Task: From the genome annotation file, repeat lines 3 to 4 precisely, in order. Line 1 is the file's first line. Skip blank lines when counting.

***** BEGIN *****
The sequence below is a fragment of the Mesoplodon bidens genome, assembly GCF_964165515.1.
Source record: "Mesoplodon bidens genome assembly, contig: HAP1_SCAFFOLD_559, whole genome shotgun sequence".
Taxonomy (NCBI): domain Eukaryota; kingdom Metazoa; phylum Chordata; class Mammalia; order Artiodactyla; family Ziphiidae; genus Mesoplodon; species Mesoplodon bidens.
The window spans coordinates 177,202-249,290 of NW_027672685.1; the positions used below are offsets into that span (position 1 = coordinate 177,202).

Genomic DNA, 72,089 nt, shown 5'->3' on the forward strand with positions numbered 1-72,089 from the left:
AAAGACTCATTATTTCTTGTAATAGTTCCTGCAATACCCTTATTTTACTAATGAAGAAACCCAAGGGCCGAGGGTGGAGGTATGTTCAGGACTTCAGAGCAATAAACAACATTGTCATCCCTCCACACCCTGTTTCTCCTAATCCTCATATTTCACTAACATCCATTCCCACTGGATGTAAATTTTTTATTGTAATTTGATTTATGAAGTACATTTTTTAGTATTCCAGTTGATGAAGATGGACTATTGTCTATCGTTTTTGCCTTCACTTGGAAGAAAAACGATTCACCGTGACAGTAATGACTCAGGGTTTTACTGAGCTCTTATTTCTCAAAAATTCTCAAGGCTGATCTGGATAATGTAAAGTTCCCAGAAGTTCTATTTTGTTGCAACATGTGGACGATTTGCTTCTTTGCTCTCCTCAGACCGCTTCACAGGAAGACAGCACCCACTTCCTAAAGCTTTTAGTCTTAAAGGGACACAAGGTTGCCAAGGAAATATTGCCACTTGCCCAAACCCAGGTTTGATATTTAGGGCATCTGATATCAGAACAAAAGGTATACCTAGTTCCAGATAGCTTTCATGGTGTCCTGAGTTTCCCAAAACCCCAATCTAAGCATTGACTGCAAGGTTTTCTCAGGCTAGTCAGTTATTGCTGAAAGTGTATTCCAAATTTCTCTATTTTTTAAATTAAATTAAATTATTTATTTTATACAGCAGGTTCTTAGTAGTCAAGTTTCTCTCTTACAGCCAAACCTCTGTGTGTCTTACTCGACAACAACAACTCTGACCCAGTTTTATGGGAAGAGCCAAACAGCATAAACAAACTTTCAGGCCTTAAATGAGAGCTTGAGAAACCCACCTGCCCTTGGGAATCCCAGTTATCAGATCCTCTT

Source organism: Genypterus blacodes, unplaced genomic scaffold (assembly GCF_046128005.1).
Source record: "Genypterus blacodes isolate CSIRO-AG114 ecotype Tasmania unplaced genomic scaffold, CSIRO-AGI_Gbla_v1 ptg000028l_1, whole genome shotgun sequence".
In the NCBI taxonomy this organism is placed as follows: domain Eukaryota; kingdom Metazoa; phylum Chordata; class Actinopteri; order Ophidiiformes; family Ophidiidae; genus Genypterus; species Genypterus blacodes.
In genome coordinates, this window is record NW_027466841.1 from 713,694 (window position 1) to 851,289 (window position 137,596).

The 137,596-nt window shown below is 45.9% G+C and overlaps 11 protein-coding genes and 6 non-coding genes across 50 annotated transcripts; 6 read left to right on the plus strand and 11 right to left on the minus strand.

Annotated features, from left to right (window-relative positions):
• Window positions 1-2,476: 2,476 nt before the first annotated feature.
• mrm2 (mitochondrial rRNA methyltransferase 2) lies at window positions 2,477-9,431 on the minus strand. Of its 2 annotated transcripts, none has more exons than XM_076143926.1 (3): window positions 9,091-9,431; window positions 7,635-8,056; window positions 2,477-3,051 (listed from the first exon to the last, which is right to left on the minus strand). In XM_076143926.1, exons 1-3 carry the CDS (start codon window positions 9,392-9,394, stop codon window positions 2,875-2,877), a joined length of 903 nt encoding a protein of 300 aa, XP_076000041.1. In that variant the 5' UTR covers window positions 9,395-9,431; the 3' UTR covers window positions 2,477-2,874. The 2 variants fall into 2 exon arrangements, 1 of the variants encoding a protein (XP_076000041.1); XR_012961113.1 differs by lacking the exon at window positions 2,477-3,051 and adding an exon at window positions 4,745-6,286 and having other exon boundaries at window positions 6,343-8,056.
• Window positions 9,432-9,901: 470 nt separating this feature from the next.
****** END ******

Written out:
Taxonomy (NCBI): domain Eukaryota; kingdom Metazoa; phylum Chordata; class Mammalia; order Artiodactyla; family Ziphiidae; genus Mesoplodon; species Mesoplodon bidens.
The window spans coordinates 177,202-249,290 of NW_027672685.1; the positions used below are offsets into that span (position 1 = coordinate 177,202).